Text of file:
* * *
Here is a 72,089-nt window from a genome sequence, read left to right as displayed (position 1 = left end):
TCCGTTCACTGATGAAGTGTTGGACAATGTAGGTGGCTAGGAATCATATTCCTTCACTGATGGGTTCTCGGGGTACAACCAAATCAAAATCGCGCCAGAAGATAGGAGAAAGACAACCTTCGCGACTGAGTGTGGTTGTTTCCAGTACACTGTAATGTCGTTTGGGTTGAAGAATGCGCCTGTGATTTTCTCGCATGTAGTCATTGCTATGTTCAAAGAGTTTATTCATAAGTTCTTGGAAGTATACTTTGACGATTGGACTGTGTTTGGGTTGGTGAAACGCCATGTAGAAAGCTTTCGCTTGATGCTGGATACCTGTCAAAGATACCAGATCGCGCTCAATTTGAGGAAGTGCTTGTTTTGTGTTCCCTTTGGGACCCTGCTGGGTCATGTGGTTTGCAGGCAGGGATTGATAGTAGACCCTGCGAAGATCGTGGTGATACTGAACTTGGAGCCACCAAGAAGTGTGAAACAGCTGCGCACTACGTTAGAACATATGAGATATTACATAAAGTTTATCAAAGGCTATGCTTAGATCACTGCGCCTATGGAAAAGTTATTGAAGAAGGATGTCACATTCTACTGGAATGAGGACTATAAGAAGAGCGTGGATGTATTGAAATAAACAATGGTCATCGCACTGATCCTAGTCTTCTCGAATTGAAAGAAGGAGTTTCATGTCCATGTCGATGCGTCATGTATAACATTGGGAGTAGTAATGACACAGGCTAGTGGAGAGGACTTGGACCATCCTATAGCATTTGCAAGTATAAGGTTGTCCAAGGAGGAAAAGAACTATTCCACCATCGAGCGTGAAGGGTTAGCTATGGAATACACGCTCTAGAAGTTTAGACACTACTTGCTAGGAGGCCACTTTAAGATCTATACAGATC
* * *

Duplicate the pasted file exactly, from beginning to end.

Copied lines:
Here is a 72,089-nt window from a genome sequence, read left to right as displayed (position 1 = left end):
TCCGTTCACTGATGAAGTGTTGGACAATGTAGGTGGCTAGGAATCATATTCCTTCACTGATGGGTTCTCGGGGTACAACCAAATCAAAATCGCGCCAGAAGATAGGAGAAAGACAACCTTCGCGACTGAGTGTGGTTGTTTCCAGTACACTGTAATGTCGTTTGGGTTGAAGAATGCGCCTGTGATTTTCTCGCATGTAGTCATTGCTATGTTCAAAGAGTTTATTCATAAGTTCTTGGAAGTATACTTTGACGATTGGACTGTGTTTGGGTTGGTGAAACGCCATGTAGAAAGCTTTCGCTTGATGCTGGATACCTGTCAAAGATACCAGATCGCGCTCAATTTGAGGAAGTGCTTGTTTTGTGTTCCCTTTGGGACCCTGCTGGGTCATGTGGTTTGCAGGCAGGGATTGATAGTAGACCCTGCGAAGATCGTGGTGATACTGAACTTGGAGCCACCAAGAAGTGTGAAACAGCTGCGCACTACGTTAGAACATATGAGATATTACATAAAGTTTATCAAAGGCTATGCTTAGATCACTGCGCCTATGGAAAAGTTATTGAAGAAGGATGTCACATTCTACTGGAATGAGGACTATAAGAAGAGCGTGGATGTATTGAAATAAACAATGGTCATCGCACTGATCCTAGTCTTCTCGAATTGAAAGAAGGAGTTTCATGTCCATGTCGATGCGTCATGTATAACATTGGGAGTAGTAATGACACAGGCTAGTGGAGAGGACTTGGACCATCCTATAGCATTTGCAAGTATAAGGTTGTCCAAGGAGGAAAAGAACTATTCCACCATCGAGCGTGAAGGGTTAGCTATGGAATACACGCTCTAGAAGTTTAGACACTACTTGCTAGGAGGCCACTTTAAGATCTATACAGATC